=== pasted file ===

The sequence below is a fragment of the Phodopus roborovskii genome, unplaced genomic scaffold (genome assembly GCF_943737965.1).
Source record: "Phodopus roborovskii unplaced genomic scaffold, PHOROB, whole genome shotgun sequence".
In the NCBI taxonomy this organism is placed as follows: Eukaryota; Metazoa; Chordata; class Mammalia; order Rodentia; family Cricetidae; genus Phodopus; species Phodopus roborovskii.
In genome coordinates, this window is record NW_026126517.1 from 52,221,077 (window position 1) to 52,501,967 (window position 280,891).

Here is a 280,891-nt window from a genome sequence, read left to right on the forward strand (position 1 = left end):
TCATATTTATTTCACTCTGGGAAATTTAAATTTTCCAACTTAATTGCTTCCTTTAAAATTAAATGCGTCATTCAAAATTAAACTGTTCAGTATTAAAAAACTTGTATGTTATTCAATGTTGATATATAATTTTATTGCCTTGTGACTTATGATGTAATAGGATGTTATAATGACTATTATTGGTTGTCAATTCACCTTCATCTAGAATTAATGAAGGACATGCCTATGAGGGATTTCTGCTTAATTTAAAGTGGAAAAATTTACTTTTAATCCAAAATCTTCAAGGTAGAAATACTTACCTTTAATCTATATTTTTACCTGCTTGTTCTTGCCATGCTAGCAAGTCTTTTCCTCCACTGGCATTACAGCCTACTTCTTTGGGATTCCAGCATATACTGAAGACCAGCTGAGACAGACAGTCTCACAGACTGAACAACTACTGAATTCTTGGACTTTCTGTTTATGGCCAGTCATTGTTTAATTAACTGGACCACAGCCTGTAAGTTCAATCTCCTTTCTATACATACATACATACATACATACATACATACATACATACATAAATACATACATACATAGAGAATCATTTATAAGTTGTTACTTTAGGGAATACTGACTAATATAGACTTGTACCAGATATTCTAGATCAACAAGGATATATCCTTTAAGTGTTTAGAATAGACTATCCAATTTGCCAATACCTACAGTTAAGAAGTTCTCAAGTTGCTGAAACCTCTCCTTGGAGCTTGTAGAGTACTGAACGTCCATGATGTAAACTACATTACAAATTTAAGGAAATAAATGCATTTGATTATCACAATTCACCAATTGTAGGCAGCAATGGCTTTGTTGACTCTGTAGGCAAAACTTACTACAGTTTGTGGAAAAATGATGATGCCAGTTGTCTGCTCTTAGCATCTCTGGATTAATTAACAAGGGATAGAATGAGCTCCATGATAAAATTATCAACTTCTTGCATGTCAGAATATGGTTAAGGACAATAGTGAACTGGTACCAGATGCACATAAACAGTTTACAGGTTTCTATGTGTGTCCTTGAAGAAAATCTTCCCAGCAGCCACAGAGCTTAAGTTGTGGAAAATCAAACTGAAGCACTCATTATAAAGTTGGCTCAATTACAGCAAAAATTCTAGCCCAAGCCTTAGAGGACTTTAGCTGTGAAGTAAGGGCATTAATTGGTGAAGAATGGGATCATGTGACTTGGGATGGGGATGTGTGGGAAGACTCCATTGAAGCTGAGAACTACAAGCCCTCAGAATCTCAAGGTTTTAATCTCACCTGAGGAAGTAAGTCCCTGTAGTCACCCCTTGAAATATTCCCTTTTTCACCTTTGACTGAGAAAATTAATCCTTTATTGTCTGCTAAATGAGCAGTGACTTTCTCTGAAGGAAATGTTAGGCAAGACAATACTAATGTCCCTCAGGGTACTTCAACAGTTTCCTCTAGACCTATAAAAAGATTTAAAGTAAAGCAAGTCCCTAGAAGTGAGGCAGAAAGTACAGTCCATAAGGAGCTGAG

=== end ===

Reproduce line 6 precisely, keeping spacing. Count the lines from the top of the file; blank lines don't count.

TCATATTTATTTCACTCTGGGAAATTTAAATTTTCCAACTTAATTGCTTCCTTTAAAATTAAATGCGTCATTCAAAATTAAACTGTTCAGTATTAAAAAACTTGTATGTTATTCAATGTTGATATATAATTTTATTGCCTTGTGACTTATGATGTAATAGGATGTTATAATGACTATTATTGGTTGTCAATTCACCTTCATCTAGAATTAATGAAGGACATGCCTATGAGGGATTTCTGCTTAATTTAAAGTGGAAAAATTTACTTTTAATCCAAAATCTTCAAGGTAGAAATACTTACCTTTAATCTATATTTTTACCTGCTTGTTCTTGCCATGCTAGCAAGTCTTTTCCTCCACTGGCATTACAGCCTACTTCTTTGGGATTCCAGCATATACTGAAGACCAGCTGAGACAGACAGTCTCACAGACTGAACAACTACTGAATTCTTGGACTTTCTGTTTATGGCCAGTCATTGTTTAATTAACTGGACCACAGCCTGTAAGTTCAATCTCCTTTCTATACATACATACATACATACATACATACATACATACATACATAAATACATACATACATAGAGAATCATTTATAAGTTGTTACTTTAGGGAATACTGACTAATATAGACTTGTACCAGATATTCTAGATCAACAAGGATATATCCTTTAAGTGTTTAGAATAGACTATCCAATTTGCCAATACCTACAGTTAAGAAGTTCTCAAGTTGCTGAAACCTCTCCTTGGAGCTTGTAGAGTACTGAACGTCCATGATGTAAACTACATTACAAATTTAAGGAAATAAATGCATTTGATTATCACAATTCACCAATTGTAGGCAGCAATGGCTTTGTTGACTCTGTAGGCAAAACTTACTACAGTTTGTGGAAAAATGATGATGCCAGTTGTCTGCTCTTAGCATCTCTGGATTAATTAACAAGGGATAGAATGAGCTCCATGATAAAATTATCAACTTCTTGCATGTCAGAATATGGTTAAGGACAATAGTGAACTGGTACCAGATGCACATAAACAGTTTACAGGTTTCTATGTGTGTCCTTGAAGAAAATCTTCCCAGCAGCCACAGAGCTTAAGTTGTGGAAAATCAAACTGAAGCACTCATTATAAAGTTGGCTCAATTACAGCAAAAATTCTAGCCCAAGCCTTAGAGGACTTTAGCTGTGAAGTAAGGGCATTAATTGGTGAAGAATGGGATCATGTGACTTGGGATGGGGATGTGTGGGAAGACTCCATTGAAGCTGAGAACTACAAGCCCTCAGAATCTCAAGGTTTTAATCTCACCTGAGGAAGTAAGTCCCTGTAGTCACCCCTTGAAATATTCCCTTTTTCACCTTTGACTGAGAAAATTAATCCTTTATTGTCTGCTAAATGAGCAGTGACTTTCTCTGAAGGAAATGTTAGGCAAGACAATACTAATGTCCCTCAGGGTACTTCAACAGTTTCCTCTAGACCTATAAAAAGATTTAAAGTAAAGCAAGTCCCTAGAAGTGAGGCAGAAAGTACAGTCCATAAGGAGCTGAG